Finally we reached the top. Here we had a sight of the sort one generally only dreams about. All around us were white-capped mountains. Below us on one side was the valley we had just hiked through. On the other side stretched out before us the valley we would hike through the next day. In addition we saw beautiful lagoons below us. Even these words do not even begin to describe what we saw and felt.
I think one of the reasons the sight touched us so much was the feeling of having conquered. There is an indescribable beauty one feels when seeing a sight that was fought for. Knowing that we left our sweat and hard work to reach where we are. Afterwards we hiked down to our campsite and relaxed in the sun.
Santa Cruz Trek: Day 3
This day of the trek was the longest distance-wise. We began the trek around 7 am. There are two options at this point. You can hike up to a viewpoint, enjoy the view and continue onward to the campsite. Doing it this way would make the hike be 17km that day. The other option was to add another 5km to the hike and visit a nearby Laguna.
Of course we did not want to leave any sight unseen and decided to hike to the Laguna. It was a decision we did not regret (sort of). The hike up was at a slight incline but nothing compared to the day before. The lake itself was incredibly beautiful. After spending some time there we returned to the viewpoint where we had lunch.
You get the best view of the Paramount Mountain from the Laguna.
The rest of the hike was downhill or flat. What we were not prepared for, however was how long it would be. It felt like the hike would never end. Thankfully the scenery was incredibly beautiful. We were hiking along a valley and passed by a couple of lakes, as well as hiked through a desert area, lush grasslands, and beautiful forests. Just when it felt like the soles of our feet were about to give out on us we arrived at the final campsite.
Santa Cruz Trek: Day 4
On the final day of the Santa Cruz trek we had a relatively short hike. It was all downhill and we arrived at a small town. We rested at a small restaurant where we had lunch. One of the new friends we made along the trek invited us to check out a hot springs on the way home.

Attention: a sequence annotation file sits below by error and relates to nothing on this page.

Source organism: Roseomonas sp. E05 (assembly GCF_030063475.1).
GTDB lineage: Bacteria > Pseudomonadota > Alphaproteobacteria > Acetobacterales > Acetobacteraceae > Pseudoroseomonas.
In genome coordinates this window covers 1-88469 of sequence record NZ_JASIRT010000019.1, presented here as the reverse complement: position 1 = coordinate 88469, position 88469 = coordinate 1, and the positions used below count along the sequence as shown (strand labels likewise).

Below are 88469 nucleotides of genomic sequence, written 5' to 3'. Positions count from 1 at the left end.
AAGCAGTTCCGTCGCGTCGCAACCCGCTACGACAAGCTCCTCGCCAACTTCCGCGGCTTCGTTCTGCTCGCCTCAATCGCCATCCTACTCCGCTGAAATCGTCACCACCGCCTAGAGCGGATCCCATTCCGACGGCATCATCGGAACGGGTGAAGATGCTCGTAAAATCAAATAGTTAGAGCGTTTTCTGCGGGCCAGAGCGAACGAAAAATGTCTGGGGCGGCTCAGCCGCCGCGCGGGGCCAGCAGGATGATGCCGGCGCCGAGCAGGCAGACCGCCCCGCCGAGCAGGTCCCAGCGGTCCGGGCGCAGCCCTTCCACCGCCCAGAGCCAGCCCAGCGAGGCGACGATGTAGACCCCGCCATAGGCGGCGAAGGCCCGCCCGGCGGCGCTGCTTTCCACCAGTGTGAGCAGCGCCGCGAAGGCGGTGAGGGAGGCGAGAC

Located about 40 minutes outside of Huaraz these hot springs were unlike any we had ever seen before. For 2 soles (about 60 cents) we had the use of our own private bath. The bath was very large fitting both of us easily. We were able to stay until we had enough. After we were done we caught a bus back to Huaraz.
Tips for the Intrepid Hiker
Can you do this hike on your own? Absolutely. We even met one person who was doing the hike in one night. He ended up doing the summit late evening and told us he felt a bit rushed. We personally feel that due to the weather, doing it on our own would not have been all that enjoyable. It was great to arrive at camp and know we did not need to cook. Was the food the best quality? Not really. It was enough to keep us going, however, and they even had a vegetarian option for Katie.
One thing we were a little surprised about was the lack of any sort of established restrooms along the trail. The trail is fairly heavily used so it would make sense for at least the campsites to have a dedicated spot. What we found instead was that if you walked off the trail for a distance a rock or a bush that blocked the view would have a pile of refuse and toilet paper behind it.
We also saw many people in our group carrying a lot of clothes. Although you do not need to carry your own stuff, it still makes sense to pack less. This puts less strain on the donkeys as well as allows you to carry less stuff if you want to get off at a different town. We found that having a down coat and thermals allow you to stay warm during all except the coldest weather.